Preparing An Accessible Presentation

Participants can hear, see, and understand the material presented and can participate in the event/process.

PowerPoint slides and projected material have two primary concerns, that they are accessible and understanded during the presentation. Projected material should be visible from the back of the room. This includes texts and important visuals such as charts and graphs. Individuals who are blind or have low vision should have access to digital copy of the presented material to access through their screen reader or preferred formating. This will also benefit individuals who need more time to process information.

Slide layout and formatting suggestions:

  • Font: a sans serif font such as Arial, Calibri, Tahoma, or Veranda.
  • Slide title size should be at least 44.
  • Slide text should be 24 -36.
  • Limit the amount of information on each slide, ideally to a maximum of 8 lines per slide.
  • Leave space at the bottom for captions to show in the recording.
  • Text at left margin, not full justified.
  • Simple backgrounds are preferred that have high contrast between text and background.
  • Use Microsoft Accessibility Check before recording and share slides. Click here to access Microsoft Accessibility Check instructions.

Describe charts, tables, and any important visuals in presentation within flow of your comments. You can add descriptions to all of these within presentation by right-clicking on ‘alt text’ and add simple description.

Handouts: San serif font size 12, 17 for large print. 

Accessibility Check Common Issues

Check the accessibility of a PowerPoint, in Windows select “File/Info/Check” for Issues and choose ‘Check Accessibility.” On a Mac, select the “Review tab, then ‘Check Accessibility.’ It will note slides with issues.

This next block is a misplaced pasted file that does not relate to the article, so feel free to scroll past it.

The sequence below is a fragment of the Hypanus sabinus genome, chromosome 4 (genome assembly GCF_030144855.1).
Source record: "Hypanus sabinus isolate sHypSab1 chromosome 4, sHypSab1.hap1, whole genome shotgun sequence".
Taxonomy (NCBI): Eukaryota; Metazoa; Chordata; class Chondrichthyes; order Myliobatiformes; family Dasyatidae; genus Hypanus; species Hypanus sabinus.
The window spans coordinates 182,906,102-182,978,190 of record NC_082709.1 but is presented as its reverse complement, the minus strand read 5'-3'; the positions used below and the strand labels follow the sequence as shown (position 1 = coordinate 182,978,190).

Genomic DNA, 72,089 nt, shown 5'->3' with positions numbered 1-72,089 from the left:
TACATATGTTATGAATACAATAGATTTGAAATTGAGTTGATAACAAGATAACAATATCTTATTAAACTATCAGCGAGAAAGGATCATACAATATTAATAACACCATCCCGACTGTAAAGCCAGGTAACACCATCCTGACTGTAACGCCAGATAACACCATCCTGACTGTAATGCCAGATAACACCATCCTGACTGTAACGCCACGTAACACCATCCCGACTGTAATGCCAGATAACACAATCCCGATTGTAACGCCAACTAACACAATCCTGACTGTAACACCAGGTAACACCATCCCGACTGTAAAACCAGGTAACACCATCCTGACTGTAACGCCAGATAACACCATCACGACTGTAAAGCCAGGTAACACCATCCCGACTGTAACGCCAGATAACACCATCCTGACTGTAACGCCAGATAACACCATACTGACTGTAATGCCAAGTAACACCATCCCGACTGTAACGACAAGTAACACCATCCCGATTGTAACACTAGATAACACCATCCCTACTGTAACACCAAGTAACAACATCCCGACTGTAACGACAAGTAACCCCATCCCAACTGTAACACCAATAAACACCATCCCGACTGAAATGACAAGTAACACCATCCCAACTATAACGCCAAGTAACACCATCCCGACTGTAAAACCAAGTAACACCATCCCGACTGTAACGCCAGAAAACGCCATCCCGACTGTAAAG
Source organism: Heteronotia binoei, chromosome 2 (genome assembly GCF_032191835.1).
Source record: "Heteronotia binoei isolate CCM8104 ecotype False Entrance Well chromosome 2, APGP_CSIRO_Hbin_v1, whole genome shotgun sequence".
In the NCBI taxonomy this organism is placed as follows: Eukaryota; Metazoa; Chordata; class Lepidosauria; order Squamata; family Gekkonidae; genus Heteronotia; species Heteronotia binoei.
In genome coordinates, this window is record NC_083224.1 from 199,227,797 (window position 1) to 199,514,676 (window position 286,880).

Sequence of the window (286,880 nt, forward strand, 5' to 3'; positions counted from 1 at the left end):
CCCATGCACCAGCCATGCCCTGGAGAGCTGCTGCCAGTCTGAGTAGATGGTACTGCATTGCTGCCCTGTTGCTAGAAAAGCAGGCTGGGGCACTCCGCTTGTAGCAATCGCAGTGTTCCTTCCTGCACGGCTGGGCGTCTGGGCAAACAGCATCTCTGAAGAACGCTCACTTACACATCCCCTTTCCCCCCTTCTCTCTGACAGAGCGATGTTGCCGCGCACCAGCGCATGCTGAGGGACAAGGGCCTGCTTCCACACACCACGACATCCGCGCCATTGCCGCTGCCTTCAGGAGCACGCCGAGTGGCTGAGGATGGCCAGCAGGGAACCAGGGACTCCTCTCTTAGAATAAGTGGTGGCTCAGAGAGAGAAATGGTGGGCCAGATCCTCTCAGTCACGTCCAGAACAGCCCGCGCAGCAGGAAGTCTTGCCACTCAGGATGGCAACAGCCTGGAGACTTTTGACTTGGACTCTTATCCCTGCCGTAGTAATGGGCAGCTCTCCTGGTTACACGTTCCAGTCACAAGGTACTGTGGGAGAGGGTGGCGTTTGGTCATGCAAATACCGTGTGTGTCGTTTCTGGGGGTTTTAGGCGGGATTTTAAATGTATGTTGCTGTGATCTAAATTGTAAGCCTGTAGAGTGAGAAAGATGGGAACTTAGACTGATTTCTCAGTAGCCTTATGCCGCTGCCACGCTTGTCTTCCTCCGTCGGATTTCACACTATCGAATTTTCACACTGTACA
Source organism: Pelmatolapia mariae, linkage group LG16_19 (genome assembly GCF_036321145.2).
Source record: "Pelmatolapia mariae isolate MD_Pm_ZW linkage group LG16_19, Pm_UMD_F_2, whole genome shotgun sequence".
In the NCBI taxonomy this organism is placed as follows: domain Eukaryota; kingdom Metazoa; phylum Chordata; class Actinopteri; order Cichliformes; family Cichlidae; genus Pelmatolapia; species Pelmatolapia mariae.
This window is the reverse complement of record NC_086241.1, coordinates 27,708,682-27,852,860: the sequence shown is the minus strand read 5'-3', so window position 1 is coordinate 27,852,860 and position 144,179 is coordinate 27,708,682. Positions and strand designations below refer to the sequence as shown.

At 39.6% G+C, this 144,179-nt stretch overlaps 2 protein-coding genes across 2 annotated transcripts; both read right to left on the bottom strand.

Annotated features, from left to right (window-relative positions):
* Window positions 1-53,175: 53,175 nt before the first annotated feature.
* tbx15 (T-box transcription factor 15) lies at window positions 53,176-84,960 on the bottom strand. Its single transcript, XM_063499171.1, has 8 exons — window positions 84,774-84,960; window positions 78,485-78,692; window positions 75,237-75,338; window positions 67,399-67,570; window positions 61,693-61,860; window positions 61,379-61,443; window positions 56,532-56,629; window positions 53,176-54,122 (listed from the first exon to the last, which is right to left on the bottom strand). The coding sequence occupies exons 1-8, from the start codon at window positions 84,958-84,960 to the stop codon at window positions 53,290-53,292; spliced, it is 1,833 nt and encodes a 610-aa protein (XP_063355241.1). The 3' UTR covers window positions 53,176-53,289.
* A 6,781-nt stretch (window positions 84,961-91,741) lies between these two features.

Screen readers need to understand correct reading order.  The items furthest to the back are read first. NOTE: Microsoft products interpret reading order based on the order the text is entered, so using the accessibility checker is important.

Captioning for videos and PowerPoint presentation helps people who are Deaf and Hard of Hearing understand audio content, reading learners better understand and remember content, and non-native speakers to follow and understand content. Click here for more guidance on recommendations for accessible videos.

To provide captioning for PowerPoint presentations, select ‘always use subtitles’ in Slide Show options. Then select ‘Subtitle Settings’ to specify layout. Unfortunately, the captioning isn’t stored in the PowerPoint recorded presentation.

Handouts – Distributed and online.

Printed handouts should be clear, dark text on white or light-colored background.  San serif, such as Arial 12 typically and 17 for large print. Text at left margin, not full justified.

Digitally, as noted, may not need to print.  However, they should be available before the event. 

Digitally accessible means accessible to people who are blind, Deaf or Hard of Hearing, have low vision.

Are they understandable by people who process better through pictures and visuals?

Recording presentation that includes good descriptions of all visual material can be posted later as an audio file.

It’s easier to correct accessibility in PowerPoint and Word before converting to PDF.  This means using style elements, noting heading levels, alt text for all visuals.  In Word, Windows, “Save as Adobe PDF” will maintain formatting.  On a Mac, select “Create and Share Adobe PDF.” The accessibility should carry through to your PDF document. Unfortunately, an accessible PDF can’t be created from PowerPoint on a Mac at this time, but it can in Windows. Click here for more information on PDF accessibility. 

Resources for more information on presentations and handouts:

Full range of accessibility guidelines summarized succinctly with links for more in depth information, including captioning options, demystifying screen reading accessibility, and best practices for audio description, using simple language, and Microsoft applications, etc.. Ass. Of University Centers on Disabilities (AUCD)

Microsoft resources for creating accessible Office resources:

Web Accessibility in Mind, PowerPoint, Word, and PDFs: PowerPoint  Acrobat/ Word

Microsoft, Word Spanish:

Web Accessibility Initiative, Audio and Video Media:

Web 3 Accessibility Initiative for more on all stages of planning accessible events and presentations:

Videos: Reviews of different captioning products: